Managers underperform when managing underperformers

EMPLOYERS NEED to do more to help their managers motivate poorer-performing staff, according to research by Watson Wyatt

EMPLOYERS NEED to do more to help their managers motivate poorer-performing staff, according to research by Watson Wyatt.

“Managers find it easy to manage top-performing employees but are not so adept when it comes to improving poorer performers,” said Carole Hathaway, a senior consultant at Watson Wyatt.

“Some of the greatest opportunities for improved organisational performance lie in helping managers raise the bar for moderate and poorer performers but it appears from our study that few employers are doing a good job of this.”

A Europe-wide study involving more than 5,500 employees and 175 companies found that a top performer was 66 per cent more likely to say that their immediate supervisor does a good job of communicating organisational and performance management issues than a poor performer would.

The study found that only a third of poor performers were able to say that their immediate manager does a good job of communicating expectations for organisational financial performance, that their manager does a good job of establishing goals for their individual performance that are linked to business objectives, or that their immediate manager does a good job of providing direct feedback on their individual performance.

Moreover, less than 30 per cent could agree that their immediate manager does a good job of linking organisational performance to rewards or of linking their individual performance to rewards.

“It could be that managers need more support in understanding how to communicate with all their staff, not just the more motivated stronger performers,” said Hathaway.

“Employees perform better if they have a clear understanding of their organisation’s goals and what they can personally do to contribute towards these. So setting good objectives and getting performance management communication right, especially for the weaker members of a team, is of vital importance.”

Another recent report also indicated that UK bosses’ lack of leadership skills in setting objectives, motivating employees and dealing with poor performers has an adverse effect on business performance. Commissioned by chartered psychology firm Ros Taylor Ltd, the study found that 77 per cent of respondents said their boss was not interested in them and 90 per cent said their boss did nothing about poor performers.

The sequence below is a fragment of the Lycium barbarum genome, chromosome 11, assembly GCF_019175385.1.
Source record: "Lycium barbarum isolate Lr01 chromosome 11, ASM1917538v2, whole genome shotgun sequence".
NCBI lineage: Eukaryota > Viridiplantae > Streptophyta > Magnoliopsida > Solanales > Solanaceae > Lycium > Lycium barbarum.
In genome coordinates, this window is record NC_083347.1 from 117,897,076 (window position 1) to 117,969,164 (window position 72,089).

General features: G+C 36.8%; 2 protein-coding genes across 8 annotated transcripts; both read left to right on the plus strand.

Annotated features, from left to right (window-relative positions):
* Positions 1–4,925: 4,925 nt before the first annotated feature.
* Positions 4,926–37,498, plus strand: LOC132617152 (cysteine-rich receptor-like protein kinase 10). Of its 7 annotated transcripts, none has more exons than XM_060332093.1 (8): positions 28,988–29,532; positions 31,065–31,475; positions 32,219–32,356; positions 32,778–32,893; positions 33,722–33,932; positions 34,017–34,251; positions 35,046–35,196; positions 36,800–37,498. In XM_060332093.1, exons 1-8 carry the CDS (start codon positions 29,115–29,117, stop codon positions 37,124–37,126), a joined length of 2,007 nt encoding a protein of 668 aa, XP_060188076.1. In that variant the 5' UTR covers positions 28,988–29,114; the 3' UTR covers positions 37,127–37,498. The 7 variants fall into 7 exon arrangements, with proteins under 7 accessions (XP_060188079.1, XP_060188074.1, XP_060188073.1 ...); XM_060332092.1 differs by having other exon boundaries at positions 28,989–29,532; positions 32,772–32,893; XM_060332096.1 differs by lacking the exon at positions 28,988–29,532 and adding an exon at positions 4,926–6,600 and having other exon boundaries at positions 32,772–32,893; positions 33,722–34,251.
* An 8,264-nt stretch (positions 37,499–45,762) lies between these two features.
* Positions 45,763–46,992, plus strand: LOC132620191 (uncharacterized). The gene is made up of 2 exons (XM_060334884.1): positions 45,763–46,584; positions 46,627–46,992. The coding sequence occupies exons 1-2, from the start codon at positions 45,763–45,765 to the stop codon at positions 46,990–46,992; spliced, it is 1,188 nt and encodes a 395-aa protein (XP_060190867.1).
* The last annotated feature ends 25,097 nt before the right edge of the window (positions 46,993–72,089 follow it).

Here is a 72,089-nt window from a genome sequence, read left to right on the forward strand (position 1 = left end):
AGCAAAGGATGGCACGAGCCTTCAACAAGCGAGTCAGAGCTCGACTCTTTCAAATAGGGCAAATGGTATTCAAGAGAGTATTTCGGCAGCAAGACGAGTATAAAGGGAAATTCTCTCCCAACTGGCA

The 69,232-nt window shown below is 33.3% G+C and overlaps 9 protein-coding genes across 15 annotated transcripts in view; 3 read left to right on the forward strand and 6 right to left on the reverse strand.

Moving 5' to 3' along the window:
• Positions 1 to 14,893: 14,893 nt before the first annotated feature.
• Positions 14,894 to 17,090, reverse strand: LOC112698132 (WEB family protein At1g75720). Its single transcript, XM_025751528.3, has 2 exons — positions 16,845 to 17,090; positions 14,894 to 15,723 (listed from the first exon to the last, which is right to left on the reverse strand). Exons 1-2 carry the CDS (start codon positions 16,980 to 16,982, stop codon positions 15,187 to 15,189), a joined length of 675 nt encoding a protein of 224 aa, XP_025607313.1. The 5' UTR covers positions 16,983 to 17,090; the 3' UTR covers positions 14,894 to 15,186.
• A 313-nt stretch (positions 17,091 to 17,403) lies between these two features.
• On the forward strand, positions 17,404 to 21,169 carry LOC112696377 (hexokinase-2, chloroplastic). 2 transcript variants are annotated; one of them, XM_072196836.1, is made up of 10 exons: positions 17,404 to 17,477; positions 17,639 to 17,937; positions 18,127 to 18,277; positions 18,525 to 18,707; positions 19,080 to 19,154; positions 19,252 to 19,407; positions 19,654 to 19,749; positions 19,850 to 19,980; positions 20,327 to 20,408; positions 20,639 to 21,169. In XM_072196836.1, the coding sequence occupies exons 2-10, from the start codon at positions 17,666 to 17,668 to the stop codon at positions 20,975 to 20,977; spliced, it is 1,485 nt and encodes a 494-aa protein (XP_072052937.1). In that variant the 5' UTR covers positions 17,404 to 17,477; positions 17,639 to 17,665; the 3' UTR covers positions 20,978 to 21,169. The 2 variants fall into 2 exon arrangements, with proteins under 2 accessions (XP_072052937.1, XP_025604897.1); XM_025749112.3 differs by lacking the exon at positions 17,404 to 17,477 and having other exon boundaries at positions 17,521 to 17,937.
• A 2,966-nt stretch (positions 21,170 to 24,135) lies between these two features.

The report, which drew on responses from 1,500 employees, also found that 79 per cent claimed their boss did not set clear objectives and a further 89 per cent said their boss lacked innovation and was unreceptive to new ideas.

“That’s only 15 per cent of people we asked who thought their boss was any good and 8 per cent who thought they were inspirational,” said Ros Taylor, managing director of RTL.

“I wish I could say I was shocked –but the truth is it’s slightly better than I expected. The fact is that while businesses are quite rightly paying attention to their cost base – squeezing every last ounce of value out of the food chain – they are not so cleverly overlooking a very real business and financial asset.”

Companies should forget the old clichés about soft skills, according to Taylor, as bad leadership costs shareholders and stakeholders real money.

“While companies are spending millions on automation and the new IT architectures they could be spending thousands and saving millions by sharpening up their leadership assets.”

She said many line managers, heads of department and directors are on big salaries, and represent large investments for the company.

“As a psychologist I am intrigued that companies who bend over backwards to think smart ignore this area. It’s the one thing they could do that would deliver tangible results – and yet the vast majority just don’t do it,” she said.

“They probably think that, in the old cliché‘leaders are born, not made’ and yet in our business we disprove that on an almost daily basis.”

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